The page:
Indian whisky

07 August, 2015

There are about 1.3 billion people in India, making it a potentially huge and lucrative marketplace. But as we all know, there is a vast chasm between the poor and the increasingly wealthy. About a quarter of the population has been benefiting from India’s economic growth – that’s 325 million people, not far off the total population of the United States and about 40% the size of the whole of Europe. 

Unlike new territories such as China or South America, India has a history of whisky consumption and an understanding of the drink inherited from the days of the Raj. 

But whisky as we know it is beyond the reach of the cast majority of Indians and, as Amrut executive director Rick Jagdale put it to me: “People in India are starving and barley is food. It is in that direction it must go first.”

In fact there are four distinct and separate strands to the Indian market: the huge standard blended whisky market aimed at the vast majority of the population; a growing premium blended whisky market often with Scottish malt mixed with Indian grain, aimed at the emerging middle classes; a small but increasingly significant imported whisky market, mainly for Scottish single malt; and Indian single malt whisky made by Amrut and John Distilleries.

Speak to anyone about the Indian internal market and a) you’ll note a tone of very cautious optimism and b) before long you’ll hear the words ‘slowly’ and ‘surely.’ With more emphasis on slowly.

Richard Paterson, master blender for Whyte & Mackay, which was owned by Indian entrepreneur Vijay Mallya before Diageo bought Mallya’s United Spirits, has visited India on numerous occasions.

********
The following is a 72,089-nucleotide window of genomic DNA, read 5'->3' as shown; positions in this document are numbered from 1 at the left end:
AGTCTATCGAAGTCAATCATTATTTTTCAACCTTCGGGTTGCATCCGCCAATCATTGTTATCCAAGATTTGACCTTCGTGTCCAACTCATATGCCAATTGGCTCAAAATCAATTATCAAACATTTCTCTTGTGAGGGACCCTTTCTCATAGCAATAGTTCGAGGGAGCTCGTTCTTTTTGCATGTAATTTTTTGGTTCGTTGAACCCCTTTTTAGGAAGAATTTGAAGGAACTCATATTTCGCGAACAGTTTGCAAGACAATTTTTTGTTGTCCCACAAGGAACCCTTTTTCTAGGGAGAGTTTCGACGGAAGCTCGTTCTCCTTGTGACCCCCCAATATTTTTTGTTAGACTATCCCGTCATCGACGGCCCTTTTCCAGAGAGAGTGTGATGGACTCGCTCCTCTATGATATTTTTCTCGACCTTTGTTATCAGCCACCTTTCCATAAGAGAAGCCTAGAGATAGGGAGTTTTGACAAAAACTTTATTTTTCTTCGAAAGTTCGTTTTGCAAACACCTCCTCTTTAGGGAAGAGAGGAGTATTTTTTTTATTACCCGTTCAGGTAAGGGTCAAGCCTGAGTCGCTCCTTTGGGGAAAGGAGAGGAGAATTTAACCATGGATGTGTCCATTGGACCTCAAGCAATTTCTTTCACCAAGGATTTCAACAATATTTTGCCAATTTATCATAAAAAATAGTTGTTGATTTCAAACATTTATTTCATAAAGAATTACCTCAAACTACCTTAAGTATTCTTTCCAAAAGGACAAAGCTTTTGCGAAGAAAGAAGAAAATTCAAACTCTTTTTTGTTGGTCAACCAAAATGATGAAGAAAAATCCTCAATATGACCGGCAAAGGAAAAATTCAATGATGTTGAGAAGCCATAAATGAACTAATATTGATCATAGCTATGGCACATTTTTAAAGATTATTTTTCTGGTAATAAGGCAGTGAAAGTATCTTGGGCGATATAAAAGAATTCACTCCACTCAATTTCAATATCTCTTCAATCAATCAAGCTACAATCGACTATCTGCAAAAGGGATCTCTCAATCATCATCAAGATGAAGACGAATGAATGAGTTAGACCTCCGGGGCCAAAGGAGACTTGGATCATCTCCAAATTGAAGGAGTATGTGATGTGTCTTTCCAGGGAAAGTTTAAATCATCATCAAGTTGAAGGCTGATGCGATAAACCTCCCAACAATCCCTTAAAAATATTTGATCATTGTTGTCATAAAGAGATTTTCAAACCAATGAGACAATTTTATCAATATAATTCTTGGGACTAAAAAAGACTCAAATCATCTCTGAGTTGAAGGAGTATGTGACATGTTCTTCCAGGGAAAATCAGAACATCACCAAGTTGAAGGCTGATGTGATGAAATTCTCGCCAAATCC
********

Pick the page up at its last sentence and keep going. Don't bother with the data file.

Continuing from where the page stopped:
“Things are changing there but it’s very difficult,” he says. “The import tariffs are very restrictive and each state has its own approach to tax. Some have reduced taxes but it is such a vast place to do business in.”

Krish Kumar, general manager for international sales and marketing at John Distilleries, says there is an increased interest in single malt whisky in India, not just for scotch but for world whiskies and, for the first time, for the likes of his company and Amrut.

“Whiskies in India are on the up at the moment,” he says. “There is a serious increase in the number of tasting clubs and experts in India, who have been enjoying some lovely whiskies. This is where different cultures meet and Indians are loving the tasting sessions where they can enjoy whiskies from different parts of the world.

“We have been conducting several tasting sessions in Goa and have just started engaging in building up the excitement across Bangalore as well. These sessions are eagerly looked forward to and loved by India’s whisky connoisseurs.”

Bangalore is India’s food and drink state, and Goa its most liberal, so perhaps the success of imported spirits is not so surprising. But while the potential of the Indian market is immense, it needs to be put into perspective. In 2013 the top 10 whiskies in India sold about 120m cases, with leading brands Officer’s Choice and McDowell’s almost equally boasting just under 24 million cases each. Single malt whisky in India is all but statistically insignificant in comparison.

Keywords: indian whisky




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Tess Posthumus

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